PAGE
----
Look, I’ve had the pleasure to write about dozens of simulator games. Bus simulator game (check it out here), Train simulator (here), Police simulator (here) and even Drug dealer simulator game (here). Which, now that that I think about it, it is a bit messed-up…
But they’re not contained in the transportation or professional part of everyday life. We have fine examples like the Bee simulator game and yes plenty of sports-related simulator games. And as you can probably tell by now, I’ve also written about plenty of them. Some of my notable examples are the golf simulator game articles (here), wrestling simulator game ones, (here) the rugby ones (here) and of course. The football simulator game articles (here).
Simulator Games: The Ins And Outs
Seriously we have way too many to count and number. Perhaps it’s best to give them a closer look here and pick the best one for you. Now, I’m here about something else. I’m here to have a closer look at the genre, but at the same time to find out more about its history, its present and its future. And of course, to see what’s so special about them.
However, in its most basic terms, a simulator game is a diverse super-category of video games, generally designed to closely simulate real-world activities. Furthermore, a simulation game attempts to copy various activities from real life in the form of a game. And for various purposes too. Such as training, analysis, prediction, or simply entertainment. Yes, the medical field has its more advanced simulator games and programs and even the field of architecture. So, yeah. They’re not all fun and games, and that’s fine.
Why Simulator Games?
Now before I get to the history of the sub-category, I must admit I dig a little deeper into the question of why people like to play simulator games. Let’s face it they’re not as thrilling as an action-adventure game. Or perhaps not as immersive as RPGs. But they do have an audience and according to my research, there are several reasons why the fans like playing them.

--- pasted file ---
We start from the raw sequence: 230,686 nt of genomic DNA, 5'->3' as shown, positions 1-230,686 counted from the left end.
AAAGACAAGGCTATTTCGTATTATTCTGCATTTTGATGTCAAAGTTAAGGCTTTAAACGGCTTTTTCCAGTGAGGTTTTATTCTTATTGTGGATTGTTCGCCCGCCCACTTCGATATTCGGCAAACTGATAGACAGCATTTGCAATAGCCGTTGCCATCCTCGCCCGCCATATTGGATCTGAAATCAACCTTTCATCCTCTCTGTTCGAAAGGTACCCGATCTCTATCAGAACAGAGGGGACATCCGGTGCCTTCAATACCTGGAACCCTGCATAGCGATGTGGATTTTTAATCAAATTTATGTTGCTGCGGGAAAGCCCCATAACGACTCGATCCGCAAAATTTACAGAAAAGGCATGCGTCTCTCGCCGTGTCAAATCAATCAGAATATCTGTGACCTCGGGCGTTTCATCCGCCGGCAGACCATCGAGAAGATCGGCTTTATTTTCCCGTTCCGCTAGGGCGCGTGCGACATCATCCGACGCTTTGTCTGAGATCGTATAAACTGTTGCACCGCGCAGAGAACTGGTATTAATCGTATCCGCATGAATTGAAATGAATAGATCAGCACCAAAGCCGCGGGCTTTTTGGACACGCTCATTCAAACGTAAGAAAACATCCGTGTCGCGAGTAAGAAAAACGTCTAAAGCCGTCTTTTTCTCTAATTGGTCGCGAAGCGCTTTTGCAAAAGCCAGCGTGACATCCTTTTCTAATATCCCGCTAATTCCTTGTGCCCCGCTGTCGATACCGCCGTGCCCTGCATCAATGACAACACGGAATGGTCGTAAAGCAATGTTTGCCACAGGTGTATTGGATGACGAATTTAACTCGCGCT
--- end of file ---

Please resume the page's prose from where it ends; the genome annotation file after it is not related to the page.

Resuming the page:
First and foremost, they’re educational. They also simplify complex concepts and repackage them into more understandable and palatable forms of education. Furthermore, they require fewer game-specific skills. You can actually play and enjoy them without being very good at playing video games. Next, they’re relaxing (which is self-explanatory) but they also bring new opportunities to discover a new hobby. Hey, you like golf after all? That’s great. Perhaps you can try golf on your PS4 before you hit that golfing course.
But What About The History?
Yeah, what about it? What’s the inception of the entire sub-genre? Well, can you believe that it has its roots in the early to mid-’60s? The Sumerian Game is the earliest example in existence and it’s a good one. The Sumerian Game is a text-based strategy video game of land and resource management, and it’s considered the first game of this kind. Furthermore, it was designed by Mabel Addis, then a fourth-grade teacher. And it was programmed by William McKay for the IBM 7090 time-shared mainframe computer. And here’s the kicker.
The game is composed of three segments, representing the reigns of three successive rulers got a 1983 release. But the ’80s were a real renaissance for the sub-genre too. In the 1980s, it became a trend for arcade video games to use hydraulic motion simulator arcade cabinets. Yup. The trend got the start with Sega’s “taikan” games, with “taikan” meaning “body sensation” in Japanese. Sega’s first game to use a motion simulator cabinet was Space Tactics (1981), and the craze continued with Hang-On (1985). Then there were the rail shooters such as Space Harrier (1985) and combat flight simulators such as After Burner (1987).
And then came SimCity. The first game in the series, SimCity, saw the light of the day in 1989 and sparked the creation of several sequels and many other spin-offs “Sim” titles. Including the 2000s The Sims, which itself became a best-selling computer game and franchise.
E.V.O., Sims, Tropico…